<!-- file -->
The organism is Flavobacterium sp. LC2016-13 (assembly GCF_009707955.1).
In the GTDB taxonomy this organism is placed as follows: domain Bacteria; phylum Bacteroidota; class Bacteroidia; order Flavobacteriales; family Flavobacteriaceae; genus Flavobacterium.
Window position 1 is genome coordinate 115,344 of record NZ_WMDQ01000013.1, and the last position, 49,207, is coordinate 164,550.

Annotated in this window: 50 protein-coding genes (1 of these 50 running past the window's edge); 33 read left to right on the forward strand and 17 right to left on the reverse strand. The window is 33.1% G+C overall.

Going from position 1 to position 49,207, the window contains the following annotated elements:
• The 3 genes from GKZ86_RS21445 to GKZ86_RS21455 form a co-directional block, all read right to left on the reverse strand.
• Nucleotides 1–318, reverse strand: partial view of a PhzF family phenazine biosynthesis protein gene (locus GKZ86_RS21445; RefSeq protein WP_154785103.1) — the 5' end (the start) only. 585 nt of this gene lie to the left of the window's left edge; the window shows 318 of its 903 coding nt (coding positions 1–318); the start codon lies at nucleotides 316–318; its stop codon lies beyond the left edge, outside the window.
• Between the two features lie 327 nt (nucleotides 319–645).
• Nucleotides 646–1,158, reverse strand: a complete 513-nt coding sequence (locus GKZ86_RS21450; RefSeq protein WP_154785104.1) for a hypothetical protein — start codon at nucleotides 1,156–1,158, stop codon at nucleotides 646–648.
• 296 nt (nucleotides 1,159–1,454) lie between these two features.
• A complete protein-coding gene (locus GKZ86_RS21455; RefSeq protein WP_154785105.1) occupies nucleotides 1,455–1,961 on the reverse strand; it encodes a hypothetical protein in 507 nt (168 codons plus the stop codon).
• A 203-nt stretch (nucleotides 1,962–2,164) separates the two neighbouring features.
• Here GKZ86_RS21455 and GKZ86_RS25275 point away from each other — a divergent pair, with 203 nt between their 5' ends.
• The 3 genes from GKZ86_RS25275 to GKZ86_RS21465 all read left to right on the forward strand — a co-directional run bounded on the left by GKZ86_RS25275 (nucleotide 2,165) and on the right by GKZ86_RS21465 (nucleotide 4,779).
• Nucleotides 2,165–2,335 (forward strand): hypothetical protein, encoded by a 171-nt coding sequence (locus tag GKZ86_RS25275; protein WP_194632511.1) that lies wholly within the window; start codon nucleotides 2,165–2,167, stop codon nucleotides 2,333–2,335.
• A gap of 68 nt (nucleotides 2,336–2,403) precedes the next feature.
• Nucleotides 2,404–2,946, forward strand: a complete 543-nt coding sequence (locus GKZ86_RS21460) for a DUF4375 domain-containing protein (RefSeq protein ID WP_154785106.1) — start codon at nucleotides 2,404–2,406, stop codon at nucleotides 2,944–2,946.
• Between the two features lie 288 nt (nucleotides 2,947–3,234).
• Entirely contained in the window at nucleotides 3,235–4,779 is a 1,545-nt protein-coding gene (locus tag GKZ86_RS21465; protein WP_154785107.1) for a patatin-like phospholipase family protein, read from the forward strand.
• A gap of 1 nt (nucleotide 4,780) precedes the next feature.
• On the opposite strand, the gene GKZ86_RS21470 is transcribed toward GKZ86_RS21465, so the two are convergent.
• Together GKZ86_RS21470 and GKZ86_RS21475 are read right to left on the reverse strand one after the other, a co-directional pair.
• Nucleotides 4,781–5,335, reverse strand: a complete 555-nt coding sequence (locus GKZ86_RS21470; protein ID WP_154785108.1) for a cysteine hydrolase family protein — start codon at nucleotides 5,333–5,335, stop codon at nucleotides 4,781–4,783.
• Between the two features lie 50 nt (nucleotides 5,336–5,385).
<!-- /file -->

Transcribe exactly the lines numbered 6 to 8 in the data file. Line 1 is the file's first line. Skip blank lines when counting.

• The 3 genes from GKZ86_RS21445 to GKZ86_RS21455 form a co-directional block, all read right to left on the reverse strand.
• Nucleotides 1–318, reverse strand: partial view of a PhzF family phenazine biosynthesis protein gene (locus GKZ86_RS21445; RefSeq protein WP_154785103.1) — the 5' end (the start) only. 585 nt of this gene lie to the left of the window's left edge; the window shows 318 of its 903 coding nt (coding positions 1–318); the start codon lies at nucleotides 316–318; its stop codon lies beyond the left edge, outside the window.
• Between the two features lie 327 nt (nucleotides 319–645).